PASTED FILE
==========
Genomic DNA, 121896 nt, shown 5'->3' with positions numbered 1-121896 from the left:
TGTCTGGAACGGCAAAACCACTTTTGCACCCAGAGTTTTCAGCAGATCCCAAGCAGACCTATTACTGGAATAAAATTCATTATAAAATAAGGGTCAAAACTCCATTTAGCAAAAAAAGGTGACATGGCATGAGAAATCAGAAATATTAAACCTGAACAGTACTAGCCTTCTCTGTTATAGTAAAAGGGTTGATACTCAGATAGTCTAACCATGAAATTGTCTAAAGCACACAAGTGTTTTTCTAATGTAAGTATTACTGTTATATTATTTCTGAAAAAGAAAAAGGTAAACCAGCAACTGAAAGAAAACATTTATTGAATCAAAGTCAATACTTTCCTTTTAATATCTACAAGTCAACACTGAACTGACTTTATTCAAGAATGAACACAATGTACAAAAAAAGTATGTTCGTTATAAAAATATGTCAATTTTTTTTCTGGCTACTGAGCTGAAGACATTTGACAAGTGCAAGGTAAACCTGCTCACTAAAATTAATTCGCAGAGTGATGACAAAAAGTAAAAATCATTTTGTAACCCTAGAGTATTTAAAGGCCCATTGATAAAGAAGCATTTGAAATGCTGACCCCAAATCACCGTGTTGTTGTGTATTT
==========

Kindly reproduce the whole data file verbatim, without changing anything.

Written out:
Genomic DNA, 121896 nt, shown 5'->3' with positions numbered 1-121896 from the left:
TGTCTGGAACGGCAAAACCACTTTTGCACCCAGAGTTTTCAGCAGATCCCAAGCAGACCTATTACTGGAATAAAATTCATTATAAAATAAGGGTCAAAACTCCATTTAGCAAAAAAAGGTGACATGGCATGAGAAATCAGAAATATTAAACCTGAACAGTACTAGCCTTCTCTGTTATAGTAAAAGGGTTGATACTCAGATAGTCTAACCATGAAATTGTCTAAAGCACACAAGTGTTTTTCTAATGTAAGTATTACTGTTATATTATTTCTGAAAAAGAAAAAGGTAAACCAGCAACTGAAAGAAAACATTTATTGAATCAAAGTCAATACTTTCCTTTTAATATCTACAAGTCAACACTGAACTGACTTTATTCAAGAATGAACACAATGTACAAAAAAAGTATGTTCGTTATAAAAATATGTCAATTTTTTTTCTGGCTACTGAGCTGAAGACATTTGACAAGTGCAAGGTAAACCTGCTCACTAAAATTAATTCGCAGAGTGATGACAAAAAGTAAAAATCATTTTGTAACCCTAGAGTATTTAAAGGCCCATTGATAAAGAAGCATTTGAAATGCTGACCCCAAATCACCGTGTTGTTGTGTATTT